wherein each of Rx and Ry is independently a monovalent hydrocarbon group, another group of formula (I), or ORI, wherein RI is H or an alkyl or an aryl group having 1 to 24 carbon atoms, and wherein each of x and y is a positive number such that 0.8≦(x+y)≦4.0. Exemplary silicone resin compositions may include organo-siloxanes comprising units including dimethyl, diphenyl, methylphenyl, phenylpropyl and their mixtures.
For use in electrical insulation, any organosiloxane resin having a Tg of 50° C. or more and a suitable viscosity at 150° C. may be used. Organosiloxane resins, such as polydimethylsiloxane, provide electrical insulation at temperatures of at least 340° C., are highly water resistant, and do not support combustion. For added heat stability, silicone resins comprising a mixture of methyl and phenyl groups as monovalent hydrocarbons may be used, e.g. poly(methylphenylsiloxane). Exemplary silicone resins of the present invention may comprise random mixtures of methyl and phenyl groups, dimethyl siloxane and diphenyl siloxane groups, or methylphenyl siloxane groups, wherein the ratio of phenyl to methyl groups is 0.5 to 1.5:1, more preferably 0.7:1 to 1.1:1.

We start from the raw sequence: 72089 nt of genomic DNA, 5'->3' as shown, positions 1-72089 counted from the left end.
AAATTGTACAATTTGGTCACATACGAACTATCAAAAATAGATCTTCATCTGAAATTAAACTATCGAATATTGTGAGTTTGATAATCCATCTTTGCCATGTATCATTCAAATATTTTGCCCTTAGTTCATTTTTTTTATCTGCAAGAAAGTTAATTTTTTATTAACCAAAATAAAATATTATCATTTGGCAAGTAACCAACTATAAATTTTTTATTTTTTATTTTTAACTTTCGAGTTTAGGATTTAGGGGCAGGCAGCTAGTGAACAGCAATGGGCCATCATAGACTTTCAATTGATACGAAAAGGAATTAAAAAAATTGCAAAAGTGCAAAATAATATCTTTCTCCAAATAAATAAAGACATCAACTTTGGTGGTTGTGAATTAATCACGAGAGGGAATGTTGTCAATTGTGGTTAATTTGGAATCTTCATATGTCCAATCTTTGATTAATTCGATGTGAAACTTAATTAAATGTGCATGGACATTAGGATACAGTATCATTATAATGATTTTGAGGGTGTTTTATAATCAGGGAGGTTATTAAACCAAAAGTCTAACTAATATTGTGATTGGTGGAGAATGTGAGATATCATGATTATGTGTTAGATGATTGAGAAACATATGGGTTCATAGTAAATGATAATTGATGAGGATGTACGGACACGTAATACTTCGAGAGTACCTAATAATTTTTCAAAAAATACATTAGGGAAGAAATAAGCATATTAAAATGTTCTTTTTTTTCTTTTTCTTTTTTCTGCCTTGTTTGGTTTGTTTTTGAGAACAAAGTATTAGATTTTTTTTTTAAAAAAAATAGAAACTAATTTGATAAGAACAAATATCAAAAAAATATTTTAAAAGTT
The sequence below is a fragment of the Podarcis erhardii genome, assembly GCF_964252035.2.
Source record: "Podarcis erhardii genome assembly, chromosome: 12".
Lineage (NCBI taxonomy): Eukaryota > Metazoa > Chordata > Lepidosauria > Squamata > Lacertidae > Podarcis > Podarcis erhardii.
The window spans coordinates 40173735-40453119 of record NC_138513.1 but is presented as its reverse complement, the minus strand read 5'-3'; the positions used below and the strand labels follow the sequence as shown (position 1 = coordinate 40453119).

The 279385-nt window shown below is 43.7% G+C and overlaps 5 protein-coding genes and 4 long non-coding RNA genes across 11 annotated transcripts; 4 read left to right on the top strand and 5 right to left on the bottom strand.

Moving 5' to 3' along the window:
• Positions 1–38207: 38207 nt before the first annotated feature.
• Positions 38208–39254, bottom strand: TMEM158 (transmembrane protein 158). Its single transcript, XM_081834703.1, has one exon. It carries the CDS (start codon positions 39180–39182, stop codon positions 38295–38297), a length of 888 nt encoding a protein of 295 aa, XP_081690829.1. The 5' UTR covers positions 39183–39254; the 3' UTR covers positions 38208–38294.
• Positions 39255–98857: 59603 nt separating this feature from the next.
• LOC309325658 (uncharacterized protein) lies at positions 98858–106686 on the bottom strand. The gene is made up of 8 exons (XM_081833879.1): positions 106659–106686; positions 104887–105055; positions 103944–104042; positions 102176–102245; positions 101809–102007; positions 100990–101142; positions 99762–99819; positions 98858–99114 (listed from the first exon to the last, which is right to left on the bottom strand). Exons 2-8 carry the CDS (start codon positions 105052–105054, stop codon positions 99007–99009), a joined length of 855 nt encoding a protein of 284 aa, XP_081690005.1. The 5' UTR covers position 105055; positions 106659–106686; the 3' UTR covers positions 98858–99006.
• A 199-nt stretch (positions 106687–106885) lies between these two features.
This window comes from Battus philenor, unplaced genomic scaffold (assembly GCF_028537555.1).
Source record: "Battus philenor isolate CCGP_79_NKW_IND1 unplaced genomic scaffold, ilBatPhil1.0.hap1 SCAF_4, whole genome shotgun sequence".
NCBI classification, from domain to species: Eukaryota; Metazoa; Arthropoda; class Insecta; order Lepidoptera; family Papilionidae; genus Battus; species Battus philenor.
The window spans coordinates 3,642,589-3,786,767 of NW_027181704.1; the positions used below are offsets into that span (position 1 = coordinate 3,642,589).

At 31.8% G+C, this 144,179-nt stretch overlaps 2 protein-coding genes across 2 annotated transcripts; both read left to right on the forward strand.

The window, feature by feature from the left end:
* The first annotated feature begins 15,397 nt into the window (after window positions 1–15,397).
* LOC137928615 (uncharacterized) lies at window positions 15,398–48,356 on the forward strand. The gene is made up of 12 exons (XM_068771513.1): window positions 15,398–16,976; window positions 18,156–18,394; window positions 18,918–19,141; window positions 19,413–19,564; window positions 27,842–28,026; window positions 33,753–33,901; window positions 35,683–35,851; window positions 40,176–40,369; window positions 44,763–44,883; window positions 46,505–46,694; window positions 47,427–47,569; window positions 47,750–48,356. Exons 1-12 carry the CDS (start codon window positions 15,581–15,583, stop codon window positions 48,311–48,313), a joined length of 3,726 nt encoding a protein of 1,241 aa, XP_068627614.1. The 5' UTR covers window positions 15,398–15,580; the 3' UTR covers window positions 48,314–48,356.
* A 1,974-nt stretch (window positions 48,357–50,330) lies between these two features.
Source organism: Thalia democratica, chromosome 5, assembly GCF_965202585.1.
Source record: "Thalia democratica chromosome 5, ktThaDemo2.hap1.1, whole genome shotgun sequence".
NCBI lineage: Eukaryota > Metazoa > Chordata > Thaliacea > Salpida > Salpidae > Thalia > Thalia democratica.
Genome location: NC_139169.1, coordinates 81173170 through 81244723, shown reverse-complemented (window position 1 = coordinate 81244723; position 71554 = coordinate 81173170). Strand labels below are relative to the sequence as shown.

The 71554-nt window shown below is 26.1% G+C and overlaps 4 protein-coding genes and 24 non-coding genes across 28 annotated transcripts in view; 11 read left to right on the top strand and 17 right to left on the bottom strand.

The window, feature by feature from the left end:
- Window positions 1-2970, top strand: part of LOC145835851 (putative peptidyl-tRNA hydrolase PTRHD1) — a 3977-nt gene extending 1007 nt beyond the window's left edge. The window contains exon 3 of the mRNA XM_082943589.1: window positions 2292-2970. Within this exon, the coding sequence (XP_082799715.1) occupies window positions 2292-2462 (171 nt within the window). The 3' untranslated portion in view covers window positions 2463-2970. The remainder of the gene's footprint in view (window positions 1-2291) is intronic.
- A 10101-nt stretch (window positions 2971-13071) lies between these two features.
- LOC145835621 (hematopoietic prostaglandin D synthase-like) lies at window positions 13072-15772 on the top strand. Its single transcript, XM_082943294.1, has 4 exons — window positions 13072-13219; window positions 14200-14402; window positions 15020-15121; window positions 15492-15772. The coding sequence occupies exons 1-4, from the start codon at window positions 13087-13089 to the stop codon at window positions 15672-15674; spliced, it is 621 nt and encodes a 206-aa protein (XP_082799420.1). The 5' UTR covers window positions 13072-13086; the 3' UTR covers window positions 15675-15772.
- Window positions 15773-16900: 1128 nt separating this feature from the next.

In an embodiment of the present invention, the one or more than one silicone resin of the present invention may self-condense at high end-use temperatures, e.g., above 200° C. and, thus, may include silanol functionality (Si—O—H). The total silicone resin component, i.e. all silicones used in a composition, according to the present invention may have a condensable silanol content of 0.25 wt. % or more, for example, 0.5 wt. or more, or 1 wt. % or more, or 1.3 wt. % or more, or 2.5 wt. % or more, or 3 wt. % or more, based on the total weight of the silicone resin. The condensable hydroxyl content of the silicone resin may range as high as 7 wt. %, or as high as 5 wt. %, based on the total weight of the silicone resin. The condensable hydroxyl content should not be too high lest excess water outgasses during curing of the coating powder, resulting in foaming or bubbles and a hazy appearance and unacceptable voids. On the other hand, the lower end of the condensable hydroxyl content range is important because below this level the coating powder may cure too slowly to be suitable for electrical applications.